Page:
Venue: Seymour Centre (Chippendale NSW), Jul 17 – Aug 2, 2014
Playwright: Henrik Ibsen (adapted by Adam Cook)
Director: Adam Cook
Cast: Annie Byron, Barry French, Anthony Gooley, Douglas Hansell, Matilda Ridgway, Francesca Savige
Image by Seiya Taguchi
It has been well over a century since Henrik Ibsen’s A Doll’s House first appeared on a Copenhagen stage in 1879, but the play is still a popular choice in Australia today. Its story and characters continue to resonate, and its social commentary remains relevant to many of our lives. The themes of gender politics, marriage and self-actualisation are no less significant than they were in Ibsen’s day. The sexual revolution might have come and gone, but judging by the power of Sport For Jove’s current production, the societal dysfunctions illustrated in A Doll’s House are not yet a relic of the past. Indeed, we face the question of whether these injustices can ever be eradicated, or if it is human nature that insists on power structures that subjugate and oppress.
Adam Cook’s adaptation gives the language a vernacular update, which allows Nora’s world to be accessible by contemporary Australian audiences. There is a familiarity to their speech that positions them as our peers rather than historical literary figures, and we are encouraged to relate to the unfolding events on a personal level. Cook’s flair as a director makes the issues at hand feel immediate and palpable. The realism he creates on stage is a nod to Ibsen’s legacy, and an effective avenue to communicate a sense of the everyday realities that we share with the personalities on stage. Cook is especially thoughtful in his handling of the more politically biting portions of the script. He makes sure that meanings are highlighted, and we are never allowed to ignore the elements that make this a landmark work.
Set and costumes are designed by Hugh O’Connor, who turns in excellent work on both fronts. Set pieces are elegantly selected and coordinated, and the space created is appropriately quaint. The sense of a nouveau riche class is gently evoked in its purposefully elegant blend of blues, greys and wood. The doors in Ibsen’s script are frequently cited, and they do come into focus often but unfortunately, the ones chosen are too modern for the context and can appear disharmonious with the established aesthetic. Costumes are beautiful and flattering, and every ensemble helps with character portrayals. They inspire postures and mannerisms for the actors, and also ignite our imagination with notions of time, space and personalities. It must be noted though, that Torvald’s tuxedo in the final scenes is severely ill-fitted and a disruption to the otherwise charming visuals that O’Connor has created.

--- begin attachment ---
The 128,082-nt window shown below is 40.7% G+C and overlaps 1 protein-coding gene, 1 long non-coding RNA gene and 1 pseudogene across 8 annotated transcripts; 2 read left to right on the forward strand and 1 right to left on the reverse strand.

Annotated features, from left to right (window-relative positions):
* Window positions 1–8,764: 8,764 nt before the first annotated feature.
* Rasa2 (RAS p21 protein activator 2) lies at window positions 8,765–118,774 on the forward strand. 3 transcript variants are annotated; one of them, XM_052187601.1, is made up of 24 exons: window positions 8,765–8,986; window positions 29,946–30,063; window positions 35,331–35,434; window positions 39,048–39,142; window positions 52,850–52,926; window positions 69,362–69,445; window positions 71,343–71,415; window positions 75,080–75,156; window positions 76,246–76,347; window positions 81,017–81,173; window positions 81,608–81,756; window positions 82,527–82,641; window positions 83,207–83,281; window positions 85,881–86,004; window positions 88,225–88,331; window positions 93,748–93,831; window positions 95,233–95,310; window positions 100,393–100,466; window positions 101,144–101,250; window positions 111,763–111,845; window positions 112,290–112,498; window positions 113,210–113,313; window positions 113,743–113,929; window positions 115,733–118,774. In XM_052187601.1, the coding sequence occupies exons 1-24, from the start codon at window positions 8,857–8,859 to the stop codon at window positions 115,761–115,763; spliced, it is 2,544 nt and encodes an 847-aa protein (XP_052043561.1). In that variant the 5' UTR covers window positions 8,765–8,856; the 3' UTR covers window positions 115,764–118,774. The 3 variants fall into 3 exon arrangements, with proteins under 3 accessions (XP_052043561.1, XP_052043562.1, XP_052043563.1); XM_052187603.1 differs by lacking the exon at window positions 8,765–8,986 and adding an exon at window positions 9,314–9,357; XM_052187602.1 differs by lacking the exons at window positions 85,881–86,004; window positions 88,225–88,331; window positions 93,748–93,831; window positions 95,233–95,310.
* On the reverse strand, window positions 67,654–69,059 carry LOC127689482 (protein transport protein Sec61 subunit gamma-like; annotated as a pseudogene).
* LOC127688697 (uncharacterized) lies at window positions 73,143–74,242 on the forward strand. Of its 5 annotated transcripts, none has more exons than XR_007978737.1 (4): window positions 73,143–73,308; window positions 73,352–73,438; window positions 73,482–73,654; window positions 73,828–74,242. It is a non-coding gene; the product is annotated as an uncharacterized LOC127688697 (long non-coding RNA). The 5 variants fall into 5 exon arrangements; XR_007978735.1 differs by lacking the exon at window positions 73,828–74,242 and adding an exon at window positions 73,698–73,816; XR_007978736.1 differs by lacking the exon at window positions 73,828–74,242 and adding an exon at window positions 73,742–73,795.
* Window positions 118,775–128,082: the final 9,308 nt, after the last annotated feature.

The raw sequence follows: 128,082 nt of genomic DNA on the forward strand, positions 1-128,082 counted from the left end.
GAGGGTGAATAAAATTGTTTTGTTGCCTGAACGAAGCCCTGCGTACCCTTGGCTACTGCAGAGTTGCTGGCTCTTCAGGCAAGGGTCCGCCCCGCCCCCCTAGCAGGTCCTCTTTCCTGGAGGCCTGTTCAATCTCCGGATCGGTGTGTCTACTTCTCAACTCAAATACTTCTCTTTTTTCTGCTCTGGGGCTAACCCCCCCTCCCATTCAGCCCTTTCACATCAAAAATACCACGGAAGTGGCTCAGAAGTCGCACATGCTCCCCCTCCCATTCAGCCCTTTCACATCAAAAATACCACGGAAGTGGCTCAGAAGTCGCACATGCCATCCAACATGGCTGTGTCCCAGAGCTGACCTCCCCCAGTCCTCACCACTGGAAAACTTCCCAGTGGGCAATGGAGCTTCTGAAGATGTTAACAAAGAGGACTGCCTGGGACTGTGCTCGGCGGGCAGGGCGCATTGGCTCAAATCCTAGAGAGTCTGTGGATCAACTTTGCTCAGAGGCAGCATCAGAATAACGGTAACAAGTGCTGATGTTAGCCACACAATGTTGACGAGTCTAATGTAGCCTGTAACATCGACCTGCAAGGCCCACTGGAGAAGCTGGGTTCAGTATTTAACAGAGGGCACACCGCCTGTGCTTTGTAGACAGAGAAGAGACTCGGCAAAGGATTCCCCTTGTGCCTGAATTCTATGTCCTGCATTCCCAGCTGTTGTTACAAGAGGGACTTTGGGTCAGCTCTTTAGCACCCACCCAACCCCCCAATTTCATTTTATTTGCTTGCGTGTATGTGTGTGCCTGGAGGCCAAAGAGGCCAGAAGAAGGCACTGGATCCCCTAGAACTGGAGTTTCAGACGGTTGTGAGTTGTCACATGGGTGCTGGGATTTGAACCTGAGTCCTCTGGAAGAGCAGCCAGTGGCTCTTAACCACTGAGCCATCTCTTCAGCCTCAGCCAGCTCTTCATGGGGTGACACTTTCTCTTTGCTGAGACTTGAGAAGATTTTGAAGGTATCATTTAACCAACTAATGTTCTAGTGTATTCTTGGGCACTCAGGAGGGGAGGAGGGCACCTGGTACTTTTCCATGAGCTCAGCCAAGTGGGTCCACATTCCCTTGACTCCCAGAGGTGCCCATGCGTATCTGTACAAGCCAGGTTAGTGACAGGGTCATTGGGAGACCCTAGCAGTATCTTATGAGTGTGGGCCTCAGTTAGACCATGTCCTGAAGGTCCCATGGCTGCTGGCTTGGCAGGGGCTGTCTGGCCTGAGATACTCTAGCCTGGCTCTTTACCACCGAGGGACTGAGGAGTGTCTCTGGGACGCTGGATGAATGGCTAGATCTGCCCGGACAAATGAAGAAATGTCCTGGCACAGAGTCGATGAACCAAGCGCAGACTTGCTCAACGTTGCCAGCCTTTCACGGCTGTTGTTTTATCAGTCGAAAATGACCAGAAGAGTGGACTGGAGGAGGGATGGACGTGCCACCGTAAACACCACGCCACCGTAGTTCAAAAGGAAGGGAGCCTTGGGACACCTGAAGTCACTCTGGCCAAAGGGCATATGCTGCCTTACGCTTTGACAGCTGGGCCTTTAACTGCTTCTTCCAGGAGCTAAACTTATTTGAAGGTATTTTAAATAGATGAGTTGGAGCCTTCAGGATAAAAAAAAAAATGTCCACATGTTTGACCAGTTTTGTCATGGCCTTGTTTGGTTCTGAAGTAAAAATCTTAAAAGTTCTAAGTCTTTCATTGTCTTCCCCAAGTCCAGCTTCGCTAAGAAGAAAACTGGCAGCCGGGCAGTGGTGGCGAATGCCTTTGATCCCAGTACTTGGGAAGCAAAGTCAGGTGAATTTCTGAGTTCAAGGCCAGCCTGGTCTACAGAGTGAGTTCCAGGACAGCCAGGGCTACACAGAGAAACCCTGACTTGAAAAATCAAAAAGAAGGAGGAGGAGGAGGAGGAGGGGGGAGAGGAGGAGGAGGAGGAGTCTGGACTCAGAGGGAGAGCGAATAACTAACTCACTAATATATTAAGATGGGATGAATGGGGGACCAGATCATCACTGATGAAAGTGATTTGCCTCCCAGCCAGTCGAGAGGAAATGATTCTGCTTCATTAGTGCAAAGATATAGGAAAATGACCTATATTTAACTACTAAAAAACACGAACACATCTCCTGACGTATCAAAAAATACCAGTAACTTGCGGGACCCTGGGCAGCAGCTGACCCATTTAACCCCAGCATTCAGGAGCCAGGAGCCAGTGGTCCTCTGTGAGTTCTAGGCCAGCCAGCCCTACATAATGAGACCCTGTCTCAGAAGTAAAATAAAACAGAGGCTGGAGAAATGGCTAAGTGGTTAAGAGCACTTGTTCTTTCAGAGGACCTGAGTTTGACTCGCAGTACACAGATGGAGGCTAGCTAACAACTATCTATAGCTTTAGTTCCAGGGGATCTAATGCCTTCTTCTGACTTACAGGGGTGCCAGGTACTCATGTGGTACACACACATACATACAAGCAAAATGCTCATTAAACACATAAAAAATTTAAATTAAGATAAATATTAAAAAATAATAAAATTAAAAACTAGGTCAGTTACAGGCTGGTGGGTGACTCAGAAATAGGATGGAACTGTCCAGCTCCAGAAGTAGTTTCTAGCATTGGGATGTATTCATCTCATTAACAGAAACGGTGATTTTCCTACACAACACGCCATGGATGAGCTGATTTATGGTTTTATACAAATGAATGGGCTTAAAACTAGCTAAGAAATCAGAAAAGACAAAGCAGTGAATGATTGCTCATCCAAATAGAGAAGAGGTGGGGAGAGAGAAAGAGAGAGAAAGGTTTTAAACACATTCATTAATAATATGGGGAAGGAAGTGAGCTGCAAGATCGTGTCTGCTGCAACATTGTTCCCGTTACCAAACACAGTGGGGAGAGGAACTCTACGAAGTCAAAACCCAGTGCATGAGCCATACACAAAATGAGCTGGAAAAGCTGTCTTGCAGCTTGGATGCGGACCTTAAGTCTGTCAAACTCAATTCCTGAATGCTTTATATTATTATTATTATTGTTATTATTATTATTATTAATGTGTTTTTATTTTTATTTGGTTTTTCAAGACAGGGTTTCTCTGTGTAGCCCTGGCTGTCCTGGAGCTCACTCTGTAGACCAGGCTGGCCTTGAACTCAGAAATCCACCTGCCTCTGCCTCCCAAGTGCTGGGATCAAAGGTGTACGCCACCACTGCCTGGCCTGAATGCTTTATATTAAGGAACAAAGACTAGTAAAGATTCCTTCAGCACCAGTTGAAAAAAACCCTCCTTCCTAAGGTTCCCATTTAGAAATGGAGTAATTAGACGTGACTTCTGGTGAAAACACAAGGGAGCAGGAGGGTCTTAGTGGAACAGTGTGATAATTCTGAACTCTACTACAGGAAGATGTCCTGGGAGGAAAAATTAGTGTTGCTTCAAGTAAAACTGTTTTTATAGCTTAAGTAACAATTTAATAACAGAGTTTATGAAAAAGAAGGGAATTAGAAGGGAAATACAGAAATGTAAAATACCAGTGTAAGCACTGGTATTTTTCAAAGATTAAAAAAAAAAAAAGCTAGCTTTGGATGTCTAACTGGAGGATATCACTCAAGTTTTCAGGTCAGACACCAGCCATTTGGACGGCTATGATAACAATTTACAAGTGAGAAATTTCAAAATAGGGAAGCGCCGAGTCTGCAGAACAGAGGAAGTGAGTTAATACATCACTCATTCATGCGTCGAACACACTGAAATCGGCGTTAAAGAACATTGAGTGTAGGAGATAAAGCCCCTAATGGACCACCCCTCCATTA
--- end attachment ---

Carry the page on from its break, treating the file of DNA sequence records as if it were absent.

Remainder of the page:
Nora is played by Matilda Ridgway with outstanding dynamism and depth. Her delivery is a thorough study of one of Western theatre’s most celebrated characters. Ridgway’s deep understanding of the work’s nuances as well as her intelligent awareness of the audience’s expectations, contribute to a compelling and impressive performance. Her decision to play up Nora’s twee qualities is an interesting one. It pulls into sharp focus the falsity of her marriage, but loses somewhat, the dimension of someone of great fortitude, and someone who is capable of cunning when necessary. Nevertheless, Ridgway’s work in the penultimate scene of upheaval will be fondly remembered for its sheer dramatic force and emotional impact.
Douglas Hansell is an entertaining actor who creates a Torvald that is lively and intriguing. Humour always bubbles under his surface, which makes Torvald’s objectionable features amusing to observe, but by the same token, the presence Hansell provides tends to feel slightly flippant. Anthony Gooley is magnetic when he exhibits Krogstad’s menacing side. The danger he unleashes is thrilling and seductive, but his depiction of desperation is uneven. His love scene with Kristine (played with an alluring stoicism by Francesca Savige) is a little lacking in polish, but it ends on a high note with ardently moving results.
The audacity of the play’s conclusion will never fade. Nora’s eventual decisions are simultaneously controversial and heroic. She justifies her actions with great conviction, and even though Ibsen leaves us little room for doubt, the play ends with a stinging hint of discomfort. Adam Cook and Matilda Ridgway have achieved something quite remarkable. We rejoice in their Nora’s exaltation, but we do not forget the dangers that lie ahead. Like their Nora, we too choose to risk everything, for everything counts for nothing, if all that is lived is a lie.